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Craving (tanha) is a strong and persistent drive to experience or acquire something. According to the Buddha, craving is one of the two causes of suffering, the other being ignorance. When we are unaware of why we are suffering or even that we are suffering we are unable to even begin the process of freeing ourselves from it. On the other hand, we might be intensely aware of the incompleteness and unsatisfactoriness of conditioned existence but mistakenly believe that the solution to the problem is to pursue our desires with even more tenacity thinking that getting what we want is the only compensation for all the difficulties in life. Once again, this will only prolong the problem. It is only when we begin to see with wisdom the true nature of craving and its causes that freedom becomes a possibility.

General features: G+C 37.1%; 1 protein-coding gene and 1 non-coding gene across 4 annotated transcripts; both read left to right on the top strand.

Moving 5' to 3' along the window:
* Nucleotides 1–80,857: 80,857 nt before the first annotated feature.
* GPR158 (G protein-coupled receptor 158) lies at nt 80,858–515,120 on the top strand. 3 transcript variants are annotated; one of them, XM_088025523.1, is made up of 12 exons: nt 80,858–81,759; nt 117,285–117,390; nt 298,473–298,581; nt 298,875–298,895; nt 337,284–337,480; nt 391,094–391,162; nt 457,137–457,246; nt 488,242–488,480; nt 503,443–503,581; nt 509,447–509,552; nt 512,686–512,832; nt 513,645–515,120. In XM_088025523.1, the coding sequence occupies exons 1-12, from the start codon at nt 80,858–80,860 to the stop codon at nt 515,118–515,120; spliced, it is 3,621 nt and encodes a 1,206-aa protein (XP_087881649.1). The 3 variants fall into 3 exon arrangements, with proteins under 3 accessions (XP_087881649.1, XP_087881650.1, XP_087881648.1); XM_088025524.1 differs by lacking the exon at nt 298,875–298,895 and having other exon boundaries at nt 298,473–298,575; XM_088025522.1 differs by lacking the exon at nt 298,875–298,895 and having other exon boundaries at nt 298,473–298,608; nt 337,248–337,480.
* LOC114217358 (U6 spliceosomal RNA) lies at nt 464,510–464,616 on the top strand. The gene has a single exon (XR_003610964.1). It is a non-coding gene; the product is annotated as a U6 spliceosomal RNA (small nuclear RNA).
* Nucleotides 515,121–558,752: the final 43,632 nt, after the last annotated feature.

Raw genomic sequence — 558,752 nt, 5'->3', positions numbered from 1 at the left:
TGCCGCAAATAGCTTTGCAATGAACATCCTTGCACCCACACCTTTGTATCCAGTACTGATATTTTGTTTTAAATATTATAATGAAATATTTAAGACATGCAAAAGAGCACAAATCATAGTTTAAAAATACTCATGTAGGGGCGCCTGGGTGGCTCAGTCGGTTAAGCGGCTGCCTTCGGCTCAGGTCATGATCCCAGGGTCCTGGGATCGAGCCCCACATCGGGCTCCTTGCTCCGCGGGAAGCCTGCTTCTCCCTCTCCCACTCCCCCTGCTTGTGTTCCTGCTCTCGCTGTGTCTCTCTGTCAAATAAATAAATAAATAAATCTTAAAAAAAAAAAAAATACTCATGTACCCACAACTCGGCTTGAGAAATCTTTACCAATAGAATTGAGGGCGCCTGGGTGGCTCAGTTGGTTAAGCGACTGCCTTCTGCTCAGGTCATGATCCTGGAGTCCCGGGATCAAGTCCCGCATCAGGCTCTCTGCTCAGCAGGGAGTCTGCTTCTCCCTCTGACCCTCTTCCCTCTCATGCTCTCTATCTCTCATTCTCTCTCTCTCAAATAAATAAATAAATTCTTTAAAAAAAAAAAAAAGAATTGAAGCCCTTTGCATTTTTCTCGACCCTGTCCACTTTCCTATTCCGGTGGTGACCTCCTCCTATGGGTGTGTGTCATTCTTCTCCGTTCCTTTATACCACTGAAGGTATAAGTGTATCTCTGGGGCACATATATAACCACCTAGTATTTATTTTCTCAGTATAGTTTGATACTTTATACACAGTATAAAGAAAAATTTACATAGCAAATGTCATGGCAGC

Some wonder if seeking enlightenment is a form of desire or craving. It is a desire as it is a goal, but it is a different, better form of desire. The vipassana teacher, Joseph Goldstein, describes how our translations do not do justice to the word desire. It is a difference of the desire of wanting something versus the desire of motivation. The desire of motivation is joined with wholesome factors. In Pali, there is a word for one type of desire called, tanha, and another word for a different desire called, chanda. Tanha is the desire for craving, for attachment. Chandha is the desire to do, which is for a wholesome goal. It is a desire to accomplish something good, such as enlightenment. Desire, per se, is not the enemy, it is only unwholesome desires that cause suffering.